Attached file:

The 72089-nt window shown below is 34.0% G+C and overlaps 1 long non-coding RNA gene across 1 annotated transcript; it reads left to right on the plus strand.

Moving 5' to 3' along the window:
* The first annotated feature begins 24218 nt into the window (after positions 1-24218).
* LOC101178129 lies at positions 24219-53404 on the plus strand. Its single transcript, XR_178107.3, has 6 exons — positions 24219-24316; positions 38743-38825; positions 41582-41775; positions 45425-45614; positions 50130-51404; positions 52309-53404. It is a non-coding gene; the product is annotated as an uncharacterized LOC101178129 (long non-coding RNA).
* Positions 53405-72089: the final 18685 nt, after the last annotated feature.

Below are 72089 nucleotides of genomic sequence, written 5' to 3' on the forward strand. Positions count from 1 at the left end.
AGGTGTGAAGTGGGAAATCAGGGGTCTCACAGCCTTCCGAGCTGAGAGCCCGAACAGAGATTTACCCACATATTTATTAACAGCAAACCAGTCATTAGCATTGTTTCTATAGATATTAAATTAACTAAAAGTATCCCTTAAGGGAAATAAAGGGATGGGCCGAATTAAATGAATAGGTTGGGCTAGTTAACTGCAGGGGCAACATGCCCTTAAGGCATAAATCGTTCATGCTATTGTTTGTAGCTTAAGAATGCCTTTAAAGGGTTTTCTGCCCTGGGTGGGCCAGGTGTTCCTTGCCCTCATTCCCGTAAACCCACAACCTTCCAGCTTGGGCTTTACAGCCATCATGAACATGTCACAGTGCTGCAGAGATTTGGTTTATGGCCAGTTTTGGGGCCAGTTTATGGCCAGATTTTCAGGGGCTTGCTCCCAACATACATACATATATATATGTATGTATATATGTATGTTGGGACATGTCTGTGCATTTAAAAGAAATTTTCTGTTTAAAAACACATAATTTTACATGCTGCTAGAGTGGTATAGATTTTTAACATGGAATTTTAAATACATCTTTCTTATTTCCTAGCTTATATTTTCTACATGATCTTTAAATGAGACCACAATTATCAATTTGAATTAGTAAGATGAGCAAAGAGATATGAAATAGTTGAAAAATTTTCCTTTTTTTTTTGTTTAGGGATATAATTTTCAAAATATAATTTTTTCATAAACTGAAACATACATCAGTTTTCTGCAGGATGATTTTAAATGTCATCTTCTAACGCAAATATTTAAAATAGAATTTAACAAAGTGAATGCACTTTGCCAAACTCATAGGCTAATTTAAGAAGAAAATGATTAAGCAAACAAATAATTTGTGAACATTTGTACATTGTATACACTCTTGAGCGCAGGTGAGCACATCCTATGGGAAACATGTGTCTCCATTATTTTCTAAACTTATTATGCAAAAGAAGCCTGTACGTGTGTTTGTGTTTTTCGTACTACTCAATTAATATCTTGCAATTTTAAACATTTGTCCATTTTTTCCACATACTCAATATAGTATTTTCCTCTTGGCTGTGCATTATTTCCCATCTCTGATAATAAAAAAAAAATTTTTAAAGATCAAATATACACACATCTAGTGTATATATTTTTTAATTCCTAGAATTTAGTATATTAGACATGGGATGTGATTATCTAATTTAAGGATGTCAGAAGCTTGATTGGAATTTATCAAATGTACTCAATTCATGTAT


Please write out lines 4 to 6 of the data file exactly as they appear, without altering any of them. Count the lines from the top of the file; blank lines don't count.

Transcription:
* LOC101178129 lies at positions 24219-53404 on the plus strand. Its single transcript, XR_178107.3, has 6 exons — positions 24219-24316; positions 38743-38825; positions 41582-41775; positions 45425-45614; positions 50130-51404; positions 52309-53404. It is a non-coding gene; the product is annotated as an uncharacterized LOC101178129 (long non-coding RNA).
* Positions 53405-72089: the final 18685 nt, after the last annotated feature.

Below are 72089 nucleotides of genomic sequence, written 5' to 3' on the forward strand. Positions count from 1 at the left end.